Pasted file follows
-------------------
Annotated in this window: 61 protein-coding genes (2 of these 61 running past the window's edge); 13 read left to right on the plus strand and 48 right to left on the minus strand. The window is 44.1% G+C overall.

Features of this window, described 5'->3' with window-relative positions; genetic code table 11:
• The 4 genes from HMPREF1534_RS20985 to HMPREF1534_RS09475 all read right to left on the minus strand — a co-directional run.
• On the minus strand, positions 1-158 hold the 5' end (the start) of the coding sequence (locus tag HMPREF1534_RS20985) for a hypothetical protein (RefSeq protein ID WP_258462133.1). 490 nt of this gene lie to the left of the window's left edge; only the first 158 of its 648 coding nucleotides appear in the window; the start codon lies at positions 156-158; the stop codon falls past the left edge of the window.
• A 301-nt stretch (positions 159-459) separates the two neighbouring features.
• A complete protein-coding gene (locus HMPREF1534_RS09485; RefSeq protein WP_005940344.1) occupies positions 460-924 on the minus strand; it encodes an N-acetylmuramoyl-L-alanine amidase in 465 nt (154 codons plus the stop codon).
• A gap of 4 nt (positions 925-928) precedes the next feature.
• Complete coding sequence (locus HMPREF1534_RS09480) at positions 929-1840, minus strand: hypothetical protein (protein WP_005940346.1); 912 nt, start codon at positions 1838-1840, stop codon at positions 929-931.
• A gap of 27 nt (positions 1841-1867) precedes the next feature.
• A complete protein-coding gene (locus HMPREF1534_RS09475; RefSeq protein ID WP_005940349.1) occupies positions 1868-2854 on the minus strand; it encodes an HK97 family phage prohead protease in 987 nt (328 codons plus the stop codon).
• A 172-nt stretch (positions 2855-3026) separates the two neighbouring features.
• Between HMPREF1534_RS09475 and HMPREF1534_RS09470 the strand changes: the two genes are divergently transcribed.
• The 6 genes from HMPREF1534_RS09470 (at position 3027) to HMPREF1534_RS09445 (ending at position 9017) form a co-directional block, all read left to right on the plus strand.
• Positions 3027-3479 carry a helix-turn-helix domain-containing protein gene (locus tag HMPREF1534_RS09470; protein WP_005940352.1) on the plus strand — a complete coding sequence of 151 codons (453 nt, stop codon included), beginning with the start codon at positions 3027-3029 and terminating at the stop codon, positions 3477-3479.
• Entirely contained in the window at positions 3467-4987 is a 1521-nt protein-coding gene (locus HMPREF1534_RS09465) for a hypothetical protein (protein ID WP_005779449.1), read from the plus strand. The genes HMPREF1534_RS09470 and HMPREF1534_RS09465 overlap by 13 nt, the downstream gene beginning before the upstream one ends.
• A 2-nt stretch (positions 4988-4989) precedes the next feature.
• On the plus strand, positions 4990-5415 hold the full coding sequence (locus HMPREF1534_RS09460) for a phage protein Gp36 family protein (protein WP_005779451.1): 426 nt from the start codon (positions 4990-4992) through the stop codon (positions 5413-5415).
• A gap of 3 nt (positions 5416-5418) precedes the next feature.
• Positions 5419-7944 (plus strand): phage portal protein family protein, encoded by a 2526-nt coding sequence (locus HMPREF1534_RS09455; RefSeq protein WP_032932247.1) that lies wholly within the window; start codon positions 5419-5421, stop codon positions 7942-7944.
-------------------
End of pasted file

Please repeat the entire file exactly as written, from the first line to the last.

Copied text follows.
Annotated in this window: 61 protein-coding genes (2 of these 61 running past the window's edge); 13 read left to right on the plus strand and 48 right to left on the minus strand. The window is 44.1% G+C overall.

Features of this window, described 5'->3' with window-relative positions; genetic code table 11:
• The 4 genes from HMPREF1534_RS20985 to HMPREF1534_RS09475 all read right to left on the minus strand — a co-directional run.
• On the minus strand, positions 1-158 hold the 5' end (the start) of the coding sequence (locus tag HMPREF1534_RS20985) for a hypothetical protein (RefSeq protein ID WP_258462133.1). 490 nt of this gene lie to the left of the window's left edge; only the first 158 of its 648 coding nucleotides appear in the window; the start codon lies at positions 156-158; the stop codon falls past the left edge of the window.
• A 301-nt stretch (positions 159-459) separates the two neighbouring features.
• A complete protein-coding gene (locus HMPREF1534_RS09485; RefSeq protein WP_005940344.1) occupies positions 460-924 on the minus strand; it encodes an N-acetylmuramoyl-L-alanine amidase in 465 nt (154 codons plus the stop codon).
• A gap of 4 nt (positions 925-928) precedes the next feature.
• Complete coding sequence (locus HMPREF1534_RS09480) at positions 929-1840, minus strand: hypothetical protein (protein WP_005940346.1); 912 nt, start codon at positions 1838-1840, stop codon at positions 929-931.
• A gap of 27 nt (positions 1841-1867) precedes the next feature.
• A complete protein-coding gene (locus HMPREF1534_RS09475; RefSeq protein ID WP_005940349.1) occupies positions 1868-2854 on the minus strand; it encodes an HK97 family phage prohead protease in 987 nt (328 codons plus the stop codon).
• A 172-nt stretch (positions 2855-3026) separates the two neighbouring features.
• Between HMPREF1534_RS09475 and HMPREF1534_RS09470 the strand changes: the two genes are divergently transcribed.
• The 6 genes from HMPREF1534_RS09470 (at position 3027) to HMPREF1534_RS09445 (ending at position 9017) form a co-directional block, all read left to right on the plus strand.
• Positions 3027-3479 carry a helix-turn-helix domain-containing protein gene (locus tag HMPREF1534_RS09470; protein WP_005940352.1) on the plus strand — a complete coding sequence of 151 codons (453 nt, stop codon included), beginning with the start codon at positions 3027-3029 and terminating at the stop codon, positions 3477-3479.
• Entirely contained in the window at positions 3467-4987 is a 1521-nt protein-coding gene (locus HMPREF1534_RS09465) for a hypothetical protein (protein ID WP_005779449.1), read from the plus strand. The genes HMPREF1534_RS09470 and HMPREF1534_RS09465 overlap by 13 nt, the downstream gene beginning before the upstream one ends.
• A 2-nt stretch (positions 4988-4989) precedes the next feature.
• On the plus strand, positions 4990-5415 hold the full coding sequence (locus HMPREF1534_RS09460) for a phage protein Gp36 family protein (protein WP_005779451.1): 426 nt from the start codon (positions 4990-4992) through the stop codon (positions 5413-5415).
• A gap of 3 nt (positions 5416-5418) precedes the next feature.
• Positions 5419-7944 (plus strand): phage portal protein family protein, encoded by a 2526-nt coding sequence (locus HMPREF1534_RS09455; RefSeq protein WP_032932247.1) that lies wholly within the window; start codon positions 5419-5421, stop codon positions 7942-7944.